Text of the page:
In a world of iPads and gaming consoles, coming across a brand that is dedicated to providing thoughtfully, beautifully-made children’s toys is a breath of fresh air. Since 2007, husband-wife duo Anthony and Naomi Green have been doing just that, with their business, Tiger Tribe, delivering an impressive range of portable products designed to educate, entertain and inspire children wherever they go.
What was the inspiration for starting your business?
Naomi and I enjoy the creative aspects of life… so it was a good fit for us to start a business that is all about encouraging imagination and creativity. Tiger Tribe celebrated 10 years in business last year, at the time we felt strongly that there was a big gap in the market for interesting, quality children’s gifts and activity sets at affordable prices… products that were not licensed, as imported European products were expensive.
When did you know the timing was ‘right’?
Prior to starting Tiger Tribe I worked in a children’s wholesale accessories business. This experience helped me to understand that there were a lot of independent retailers out there looking for interesting children’s products. In our first three years of trading, we saw a steady increase in gift stores opening up. Even ‘grown up’ gift stores were making room for kids’ gifts. I think we grew about 35% in year three – so this was a sure sign that we were in the right place at the right time.
How did you make your big break?
We always admired Seed Heritage clothing stores, and had set ourselves a goal that one day Tiger Tribe would be ranged in Seed stores. After a couple of failed attempts Seed decided to range our products – 6 lines in our first year. And each year since our range has grown larger with them.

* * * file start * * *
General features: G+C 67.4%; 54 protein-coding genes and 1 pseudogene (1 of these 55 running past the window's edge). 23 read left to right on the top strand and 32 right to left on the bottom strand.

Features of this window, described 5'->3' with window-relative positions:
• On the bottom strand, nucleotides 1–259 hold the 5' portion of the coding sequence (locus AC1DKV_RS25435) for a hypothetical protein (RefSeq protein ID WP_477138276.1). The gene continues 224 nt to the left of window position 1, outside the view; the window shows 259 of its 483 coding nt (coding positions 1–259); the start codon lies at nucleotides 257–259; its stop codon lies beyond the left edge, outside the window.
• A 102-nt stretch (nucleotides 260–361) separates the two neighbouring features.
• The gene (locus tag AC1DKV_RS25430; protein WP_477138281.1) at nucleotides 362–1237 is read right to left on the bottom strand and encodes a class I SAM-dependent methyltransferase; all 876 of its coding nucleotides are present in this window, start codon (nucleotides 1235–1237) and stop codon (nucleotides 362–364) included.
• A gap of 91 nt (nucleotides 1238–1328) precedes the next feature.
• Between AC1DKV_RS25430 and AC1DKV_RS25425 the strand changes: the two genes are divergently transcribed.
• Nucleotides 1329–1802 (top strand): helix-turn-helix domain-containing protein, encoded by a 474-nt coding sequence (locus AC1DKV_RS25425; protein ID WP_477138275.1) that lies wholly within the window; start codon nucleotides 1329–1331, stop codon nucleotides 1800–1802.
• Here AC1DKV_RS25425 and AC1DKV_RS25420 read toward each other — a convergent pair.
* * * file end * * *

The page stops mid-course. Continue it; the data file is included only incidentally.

What was your training prior to starting your own business?
I (Ant) studied marketing and worked in many jobs before settling into Tiger Tribe. The best experience I gained was working in smaller companies where you had to be across many aspects of the business. Naomi studied Law and Communications but was happiest when she was making documentary films.
What are the biggest challenges of being a mum/dad and a businesswoman/man?
We do live and breathe Tiger Tribe, but we try not to bore the kids with too much business chat. In saying that, they are both teenagers now and actually enjoy hearing about the challenges of the business. And of course, when they were younger, it was kind of cool having parents who make toys! They loved getting involved with our catalogue photo shoots and trialing the toys during development.
Outside of their direct involvement, we have always made time to be involved with our kids and their various after school activities. We are really quite fortunate that the business has given us the flexibility to juggle quite easily. One can keep working while the other attends to family stuff.
What is your top tip for maintaining a work/life balance?
Make time for the things that you love. Whether it be catching up with friends, cooking, yoga, or playing sport. We always find that after taking time out to do OUR THING we come back to the house or the office feeling energised.
What is the biggest lesson you’ve learned since starting your own business?
Planning and creating goals makes a big difference. By setting goals and time lines – it helps prioritise urgent or important activity. It also helps when it comes to saying no to new opportunities or distractions.
I play tennis at least once a week and am a mad sports fanatic – tennis and football are just two of my passions. I also have a great love of music…favourites include Jack Johnson and Billy Bragg.
Naomi is a regular at Yoga and Pilates. She loves baking and is very good at it. The whole family wait for Naomi to bring her famous chocolate cake to birthday celebrations. Naomi’s other love is music — we have a tradition in the office where many of the Tiger Tribe crew share from their own Spotify play lists.
What’s one thing other mums/dads should do who are looking to start their own business?
Start slow. Try a small range of products, or keep your service offering simple. Once you are clear on what is working, start to increase your offering.
And at the beginning — step out of the comfort zone. Ask lots of questions of people who have experience in the area you are entering. Better to ask embarrassing questions than make mistakes with cold hard cash.